What have cloisters, transit-lounge and SNAFU got in common?

One of the fun writing exercises we did at the fabulous writers retreat in the Bloo Lagoon was to come up with a short story within 15 minutes which mentions the following 6 words:  Apprehensive, Constipated, Pathetic, Transit-Lounge, Cloisters and… wait for it… SNAFU!

I recently put this challenge out to you, my readers, with the intention of posting the best reply on my blog. But I haven’t received any replies (come on guys! – send your story to me at: julieinbali@outlook.com), so I thought I would share my own story which I hope will encourage you to write one too.

Here goes….

The Tale of Francis the Monk

Francis, an aging monk walked through the empty cloisters.  He was on his way to a gathering of all the monks in the abbey.

The Abbot himself would be there, that snivelling little man who had a grubby looking face that contorted as if he were constipated, just the look of him put Francis on edge.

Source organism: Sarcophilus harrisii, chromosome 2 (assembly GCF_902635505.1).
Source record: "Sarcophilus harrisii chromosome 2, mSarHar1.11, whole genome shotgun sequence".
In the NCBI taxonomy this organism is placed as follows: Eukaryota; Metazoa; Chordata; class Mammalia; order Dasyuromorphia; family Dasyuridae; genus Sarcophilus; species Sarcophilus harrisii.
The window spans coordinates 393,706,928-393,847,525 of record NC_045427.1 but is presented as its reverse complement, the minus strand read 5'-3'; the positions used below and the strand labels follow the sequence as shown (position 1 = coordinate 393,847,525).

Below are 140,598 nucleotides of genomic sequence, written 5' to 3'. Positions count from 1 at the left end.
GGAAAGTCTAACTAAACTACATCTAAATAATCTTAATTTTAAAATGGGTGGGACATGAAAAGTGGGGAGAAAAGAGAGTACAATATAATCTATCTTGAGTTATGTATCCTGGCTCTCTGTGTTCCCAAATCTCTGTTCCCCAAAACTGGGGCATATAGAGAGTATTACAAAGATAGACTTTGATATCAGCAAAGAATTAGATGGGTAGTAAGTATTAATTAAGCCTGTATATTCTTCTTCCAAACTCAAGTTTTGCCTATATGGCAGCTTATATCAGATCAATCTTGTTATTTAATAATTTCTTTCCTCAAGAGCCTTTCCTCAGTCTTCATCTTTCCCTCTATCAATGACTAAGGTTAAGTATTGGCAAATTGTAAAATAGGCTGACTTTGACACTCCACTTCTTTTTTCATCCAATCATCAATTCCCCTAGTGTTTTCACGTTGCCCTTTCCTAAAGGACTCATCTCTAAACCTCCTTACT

What’s more he would always speak in a way that didn’t seem to fit in, often using terminology that the rest of the monks were unfamiliar with causing them to look quizzically at each other and then reach for the dictionary when they next returned to the library.

Just last week the Abbot had used the word SNAFU.  It had completely taken Francis by surprise.  Didn’t that mean something very rude, something totally unacceptable for a man of the cloth to utter.  Another time he had explained that the monastery was like a ‘transit-lounge’ on the way to God, that phrase wasn’t even in his old, well worn dictionary.

Francis hurried, he realised that he had been dawdling and might be late for the meeting if he didn’t rush.  No-one else was walking along the cloisters or the courtyard.  Oh dear, perhaps they were already at the meeting and he would interupt the Abbot in the middle of his speech and all the other monks would turn to look at him, how embarrassing – especially today of all days!

He started to run as fast as his old legs could manage, and then he tripped over a stone on the stony path which ripped his tunic and covered it in mud.  Now, not only would he be late but he would look like a pathetic mess.  There was nothing else for it, he had to continue, there was no turning back.

He finally reached the big oak doors leading to the meeting hall.  He took a deep appehensive breath as he open them.  Inside, everyone turned to look at him and, led by the Abbot, they all started to sing ‘Happy Birthday’.

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  1. The merging of a writers and health retreat | Julie in Bali

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